The Case for Better Feeling Thoughts
Some days ago, a conversation with a close relative set slammed the door on my figurative tail. Indeed my back was up just like an angry cat. My mind muttered on about that event for most of the day. I was angry.
Feeling angry feels bad physically. As I always prefer feeling good, I simply stopped thinking about the incident. I started thinking about pony trekking in Iceland; imagining the horse I was riding and the scenery I was riding through. That felt so good, my spirit lifted to the point of motivating me to work a rock garden. I completely forgot about the annoying conversation.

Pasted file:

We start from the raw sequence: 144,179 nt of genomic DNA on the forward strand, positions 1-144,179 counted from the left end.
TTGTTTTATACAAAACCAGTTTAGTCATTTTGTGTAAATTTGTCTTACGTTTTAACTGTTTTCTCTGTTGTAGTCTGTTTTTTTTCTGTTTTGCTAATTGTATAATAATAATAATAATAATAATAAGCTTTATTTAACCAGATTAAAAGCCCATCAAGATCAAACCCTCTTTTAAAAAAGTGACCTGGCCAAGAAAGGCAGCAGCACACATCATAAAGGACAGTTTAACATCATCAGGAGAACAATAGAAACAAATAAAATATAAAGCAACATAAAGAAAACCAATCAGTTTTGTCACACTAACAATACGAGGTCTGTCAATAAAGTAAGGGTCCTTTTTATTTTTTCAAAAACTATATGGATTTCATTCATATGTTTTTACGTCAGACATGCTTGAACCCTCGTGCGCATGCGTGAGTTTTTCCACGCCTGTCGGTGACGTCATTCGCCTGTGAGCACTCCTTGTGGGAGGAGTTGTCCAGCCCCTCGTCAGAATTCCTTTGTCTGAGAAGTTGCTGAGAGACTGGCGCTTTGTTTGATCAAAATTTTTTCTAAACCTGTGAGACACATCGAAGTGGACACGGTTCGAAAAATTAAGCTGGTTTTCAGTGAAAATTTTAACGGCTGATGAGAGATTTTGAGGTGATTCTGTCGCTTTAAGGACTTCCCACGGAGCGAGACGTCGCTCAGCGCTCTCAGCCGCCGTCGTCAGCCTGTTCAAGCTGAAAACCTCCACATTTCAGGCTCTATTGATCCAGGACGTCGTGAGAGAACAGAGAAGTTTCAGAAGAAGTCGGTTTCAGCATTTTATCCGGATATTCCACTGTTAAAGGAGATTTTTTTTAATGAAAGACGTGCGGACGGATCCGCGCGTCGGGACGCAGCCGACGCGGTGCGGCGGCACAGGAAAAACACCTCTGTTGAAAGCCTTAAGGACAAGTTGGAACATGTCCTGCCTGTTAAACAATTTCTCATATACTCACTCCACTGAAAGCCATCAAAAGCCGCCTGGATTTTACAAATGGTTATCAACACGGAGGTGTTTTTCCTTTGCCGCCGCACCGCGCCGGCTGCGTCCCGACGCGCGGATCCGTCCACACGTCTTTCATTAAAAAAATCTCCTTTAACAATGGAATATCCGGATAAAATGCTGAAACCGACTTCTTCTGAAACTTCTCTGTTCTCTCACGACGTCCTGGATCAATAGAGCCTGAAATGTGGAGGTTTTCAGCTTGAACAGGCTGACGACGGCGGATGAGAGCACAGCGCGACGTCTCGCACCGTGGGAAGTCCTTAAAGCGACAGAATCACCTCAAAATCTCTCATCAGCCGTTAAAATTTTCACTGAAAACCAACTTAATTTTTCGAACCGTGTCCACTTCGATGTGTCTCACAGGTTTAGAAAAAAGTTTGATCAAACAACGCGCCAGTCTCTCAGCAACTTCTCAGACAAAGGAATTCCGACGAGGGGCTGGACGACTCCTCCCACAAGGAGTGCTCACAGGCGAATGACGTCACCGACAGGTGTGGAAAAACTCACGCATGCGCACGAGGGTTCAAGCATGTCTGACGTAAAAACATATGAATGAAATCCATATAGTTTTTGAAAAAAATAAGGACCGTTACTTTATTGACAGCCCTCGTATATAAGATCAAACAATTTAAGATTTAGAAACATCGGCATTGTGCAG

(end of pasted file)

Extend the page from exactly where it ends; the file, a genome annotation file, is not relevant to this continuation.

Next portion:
The next day, that event drifted back into my attention. In the interim, my viewpoint had shifted. It seemed to me that my relative actually had a valid point and that I was pig-headedly holding on to an issue that hadn’t been relevant since 2015.
There is no law that requires me to continue thinking thoughts about annoying events in the past. It’s a free country; I am allowed to think about anything I like-particularly if they are thoughts that feel good even when they are figments of my imagination.